Two years after the nuclear disaster in Fukushima, measures are being taken to protect the German population from accidents. But their implementation could take years, and some critics are concerned.
When in March 2011 images of the Fukushima nuclear accident were shown on German TV, Chancellor Angela Merkel reacted quickly. She promised to review the safety of all German nuclear plants, and not long afterwards eight reactors in Germany were shut down. Then the government announced that Germany would be nuclear-free by 2022.
But did the German government draw all the right conclusions? Experts from the Radiation Protection Commission, which advises the government on these issues, point out that in case of a nuclear accident in Germany significantly more people could be affected than previously expected. They want more measures to be imposed to better protect the population in case of an emergency.
Among other recommendations, the commission wants to see the radius of the evacuation zone increased from 10 to 12 kilometers. Furthermore, the commission advises to government to build up national stocks of iodine tablets. If the iodine is taken in time it prevents the thyroid from taking in radioactive iodine.
Far too late, some say…
These additional precautions should have been implemented a long time ago, said Jochen Stay of the anti-nuclear campaign "Ausgestrahlt" (radiated). It has been known for more than two years that radiation spreads much further than previously thought. The precautions proposed by experts do not reach far enough, Stay claims. "They are thinking about reducing limits for resettlement from 100 to 50 millisieverts," he told DW. "That sounds good at first, but in Japan the limit is actually set at 20 millisieverts for the zone around Fukushima."
…not that urgent, others say
By now it is not clear which recommendations will be implemented. The Environment Ministry does not want to comment on details because the consultations are not finished. "At this point, when we don't even know the entire framework, it would not be appropriate to say we will do this and we won't do that," said Katharina Reiche, state secretary at the ministry.
She does not see any urgent need for action because all German nuclear power plants were carefully checked after the Fukushima accident, and international experts came to the conclusion that the country's nuclear power plants meet the highest safety standards. "Therefore I'm convinced that what we are planning now are additional measures for an event which we common sense almost rules out," Reiche said.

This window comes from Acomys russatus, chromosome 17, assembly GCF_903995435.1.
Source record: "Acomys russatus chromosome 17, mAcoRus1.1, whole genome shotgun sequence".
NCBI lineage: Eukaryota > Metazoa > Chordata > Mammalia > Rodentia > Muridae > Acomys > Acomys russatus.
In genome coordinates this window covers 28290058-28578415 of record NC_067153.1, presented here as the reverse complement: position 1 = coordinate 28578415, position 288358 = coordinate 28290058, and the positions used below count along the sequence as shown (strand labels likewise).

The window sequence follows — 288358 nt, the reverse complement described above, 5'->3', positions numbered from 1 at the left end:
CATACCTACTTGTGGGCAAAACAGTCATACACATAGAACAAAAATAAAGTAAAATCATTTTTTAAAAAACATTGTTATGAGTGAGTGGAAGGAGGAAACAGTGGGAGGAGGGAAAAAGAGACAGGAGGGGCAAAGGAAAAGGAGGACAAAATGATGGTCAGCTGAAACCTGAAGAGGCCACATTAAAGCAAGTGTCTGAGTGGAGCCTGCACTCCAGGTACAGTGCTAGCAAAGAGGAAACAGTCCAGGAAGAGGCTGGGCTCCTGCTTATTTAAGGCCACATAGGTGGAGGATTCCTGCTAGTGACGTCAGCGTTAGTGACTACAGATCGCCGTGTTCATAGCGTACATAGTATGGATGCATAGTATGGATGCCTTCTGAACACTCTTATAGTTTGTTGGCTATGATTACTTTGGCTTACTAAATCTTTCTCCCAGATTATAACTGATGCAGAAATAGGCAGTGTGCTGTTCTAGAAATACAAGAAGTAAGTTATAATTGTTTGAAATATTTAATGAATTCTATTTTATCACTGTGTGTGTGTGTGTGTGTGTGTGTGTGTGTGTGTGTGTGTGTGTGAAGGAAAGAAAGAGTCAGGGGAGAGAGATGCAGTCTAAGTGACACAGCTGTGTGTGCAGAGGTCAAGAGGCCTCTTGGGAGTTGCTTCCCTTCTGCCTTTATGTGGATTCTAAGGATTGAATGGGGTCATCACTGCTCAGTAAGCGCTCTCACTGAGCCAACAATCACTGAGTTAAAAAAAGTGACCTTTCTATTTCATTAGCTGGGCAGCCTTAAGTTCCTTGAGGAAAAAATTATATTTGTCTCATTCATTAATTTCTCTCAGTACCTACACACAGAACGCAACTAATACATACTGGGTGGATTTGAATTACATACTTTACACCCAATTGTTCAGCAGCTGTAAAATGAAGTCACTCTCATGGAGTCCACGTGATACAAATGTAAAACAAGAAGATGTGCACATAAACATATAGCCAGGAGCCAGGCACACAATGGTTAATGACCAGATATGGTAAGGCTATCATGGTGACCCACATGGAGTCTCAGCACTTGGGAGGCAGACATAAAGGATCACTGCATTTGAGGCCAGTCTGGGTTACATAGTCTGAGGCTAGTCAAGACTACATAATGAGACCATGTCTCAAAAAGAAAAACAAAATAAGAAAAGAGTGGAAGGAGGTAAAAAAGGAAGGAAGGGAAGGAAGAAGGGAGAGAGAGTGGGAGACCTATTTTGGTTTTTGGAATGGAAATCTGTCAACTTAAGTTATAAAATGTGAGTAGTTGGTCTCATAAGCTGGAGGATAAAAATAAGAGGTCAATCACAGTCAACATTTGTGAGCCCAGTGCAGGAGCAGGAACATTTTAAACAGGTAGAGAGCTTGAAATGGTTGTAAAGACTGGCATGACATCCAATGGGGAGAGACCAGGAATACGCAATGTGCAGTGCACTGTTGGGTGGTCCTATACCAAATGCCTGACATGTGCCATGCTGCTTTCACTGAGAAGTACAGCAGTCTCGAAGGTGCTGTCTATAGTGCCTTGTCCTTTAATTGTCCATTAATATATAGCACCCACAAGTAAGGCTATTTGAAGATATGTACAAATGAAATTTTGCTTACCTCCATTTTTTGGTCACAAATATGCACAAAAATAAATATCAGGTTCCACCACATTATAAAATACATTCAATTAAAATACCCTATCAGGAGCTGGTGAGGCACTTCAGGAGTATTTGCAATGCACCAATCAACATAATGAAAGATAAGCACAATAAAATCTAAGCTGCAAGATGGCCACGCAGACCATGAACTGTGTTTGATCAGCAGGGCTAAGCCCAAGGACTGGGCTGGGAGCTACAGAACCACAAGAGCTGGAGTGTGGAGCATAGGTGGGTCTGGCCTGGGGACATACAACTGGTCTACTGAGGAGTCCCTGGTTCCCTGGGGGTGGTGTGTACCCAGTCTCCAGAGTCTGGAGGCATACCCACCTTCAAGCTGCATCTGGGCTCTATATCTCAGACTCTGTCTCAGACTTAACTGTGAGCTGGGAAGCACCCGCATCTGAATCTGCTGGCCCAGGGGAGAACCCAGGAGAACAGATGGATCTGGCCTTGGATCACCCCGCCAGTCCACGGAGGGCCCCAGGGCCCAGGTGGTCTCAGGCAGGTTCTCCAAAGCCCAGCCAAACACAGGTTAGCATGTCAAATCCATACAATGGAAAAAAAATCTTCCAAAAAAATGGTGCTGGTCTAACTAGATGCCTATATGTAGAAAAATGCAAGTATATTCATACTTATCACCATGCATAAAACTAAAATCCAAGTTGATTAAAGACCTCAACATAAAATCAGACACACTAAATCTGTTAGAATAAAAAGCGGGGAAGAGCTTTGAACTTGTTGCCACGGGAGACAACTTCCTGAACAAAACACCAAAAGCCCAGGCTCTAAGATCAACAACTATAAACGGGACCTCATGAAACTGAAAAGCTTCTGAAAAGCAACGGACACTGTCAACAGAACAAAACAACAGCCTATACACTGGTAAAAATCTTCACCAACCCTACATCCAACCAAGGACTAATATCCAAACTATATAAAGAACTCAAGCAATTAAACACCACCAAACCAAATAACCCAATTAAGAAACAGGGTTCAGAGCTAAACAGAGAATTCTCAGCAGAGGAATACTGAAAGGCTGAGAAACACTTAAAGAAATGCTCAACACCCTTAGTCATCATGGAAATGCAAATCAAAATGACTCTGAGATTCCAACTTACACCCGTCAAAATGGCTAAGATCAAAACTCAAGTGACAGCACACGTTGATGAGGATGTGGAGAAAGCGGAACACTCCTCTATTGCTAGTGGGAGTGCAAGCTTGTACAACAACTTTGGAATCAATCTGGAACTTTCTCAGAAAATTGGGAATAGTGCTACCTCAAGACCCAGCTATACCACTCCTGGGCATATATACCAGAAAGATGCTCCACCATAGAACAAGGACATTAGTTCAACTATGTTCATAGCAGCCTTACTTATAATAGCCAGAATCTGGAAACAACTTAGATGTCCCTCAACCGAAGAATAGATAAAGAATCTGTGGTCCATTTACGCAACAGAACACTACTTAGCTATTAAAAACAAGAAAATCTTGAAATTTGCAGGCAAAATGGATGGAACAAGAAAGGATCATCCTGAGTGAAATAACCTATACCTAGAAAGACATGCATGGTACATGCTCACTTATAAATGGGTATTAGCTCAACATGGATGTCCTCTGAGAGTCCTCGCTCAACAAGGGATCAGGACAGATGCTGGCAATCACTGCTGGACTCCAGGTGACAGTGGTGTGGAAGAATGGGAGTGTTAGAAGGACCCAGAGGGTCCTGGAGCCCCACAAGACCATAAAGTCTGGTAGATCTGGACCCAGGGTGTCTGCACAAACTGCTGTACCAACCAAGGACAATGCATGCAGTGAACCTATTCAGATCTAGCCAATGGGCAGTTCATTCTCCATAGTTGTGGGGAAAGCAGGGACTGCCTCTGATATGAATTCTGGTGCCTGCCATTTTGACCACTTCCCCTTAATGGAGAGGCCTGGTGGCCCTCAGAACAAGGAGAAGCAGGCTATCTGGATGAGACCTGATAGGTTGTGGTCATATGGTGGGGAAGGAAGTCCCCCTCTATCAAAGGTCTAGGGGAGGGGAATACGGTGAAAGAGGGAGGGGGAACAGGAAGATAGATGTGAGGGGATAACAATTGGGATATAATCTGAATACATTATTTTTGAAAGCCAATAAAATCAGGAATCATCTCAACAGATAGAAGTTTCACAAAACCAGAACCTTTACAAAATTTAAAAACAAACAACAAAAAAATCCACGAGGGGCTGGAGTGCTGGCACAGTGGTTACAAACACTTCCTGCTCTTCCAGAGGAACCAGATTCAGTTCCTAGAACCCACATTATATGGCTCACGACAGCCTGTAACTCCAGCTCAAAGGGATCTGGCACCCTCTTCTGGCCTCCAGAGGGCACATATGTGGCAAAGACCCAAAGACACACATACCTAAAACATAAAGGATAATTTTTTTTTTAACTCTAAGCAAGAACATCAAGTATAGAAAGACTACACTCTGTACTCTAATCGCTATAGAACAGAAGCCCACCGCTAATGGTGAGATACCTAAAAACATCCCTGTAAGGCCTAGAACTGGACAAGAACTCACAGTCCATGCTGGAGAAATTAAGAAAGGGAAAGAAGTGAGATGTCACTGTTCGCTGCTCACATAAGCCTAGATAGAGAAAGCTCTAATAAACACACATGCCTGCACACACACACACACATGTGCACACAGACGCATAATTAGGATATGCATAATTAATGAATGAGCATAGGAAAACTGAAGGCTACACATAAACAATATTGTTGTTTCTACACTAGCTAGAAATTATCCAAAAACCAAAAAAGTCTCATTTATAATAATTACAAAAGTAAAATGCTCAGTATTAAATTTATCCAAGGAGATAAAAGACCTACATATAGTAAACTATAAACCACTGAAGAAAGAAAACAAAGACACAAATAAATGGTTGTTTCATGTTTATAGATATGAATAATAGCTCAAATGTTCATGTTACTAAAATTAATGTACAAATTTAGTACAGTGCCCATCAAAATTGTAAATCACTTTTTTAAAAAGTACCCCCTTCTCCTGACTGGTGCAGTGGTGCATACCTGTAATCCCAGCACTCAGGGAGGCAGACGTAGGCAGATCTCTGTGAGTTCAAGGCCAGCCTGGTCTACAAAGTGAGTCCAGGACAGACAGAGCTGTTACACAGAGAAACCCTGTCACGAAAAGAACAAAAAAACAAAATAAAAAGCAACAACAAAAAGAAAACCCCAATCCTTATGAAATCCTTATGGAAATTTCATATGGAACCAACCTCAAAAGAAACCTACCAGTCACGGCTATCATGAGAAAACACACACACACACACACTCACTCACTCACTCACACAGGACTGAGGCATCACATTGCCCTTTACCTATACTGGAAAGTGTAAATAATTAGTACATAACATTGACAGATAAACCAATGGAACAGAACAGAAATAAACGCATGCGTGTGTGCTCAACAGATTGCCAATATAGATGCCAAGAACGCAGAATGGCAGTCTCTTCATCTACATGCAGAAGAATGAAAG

Old plants, more incidents
Stay vehemently denies this, insisting that the authorities are playing with fire. He believes the danger of an accident increase every year as the plants age, he said, and pointed out that most incidents occur toward the end of a plant's lifespan, as the materials and technical facilities age.
"The high-risk end phase is still ahead for the nuclear plants still running in Germany," Stay said. "Which means it's time to turn our attention to it now."
Stay believes that many players are biding their time because they want to avoid the costs of developing new emergency plans. These involve, for example, creating disaster plans for neighboring regions, including making buses available for evacuation.
"The hope is that if it takes long enough, maybe this or that plant will be ready for shutdown and they won't have to worry about executing new plans anymore," Stay said.
No national solo actions
Just exactly how long it will take for the plans to be executed remains open. Even if experts from the International Commission on Radiological Protection come to an agreement with the German Environment Ministry, responsible agencies from each German state still have to approve the recommendations.
Reiche has argued before that there should be rules that go beyond Germany - there's little purpose in regulations for Germany alone. "We have to look at all of Europe and find common standards and a common approach," Reiche said.
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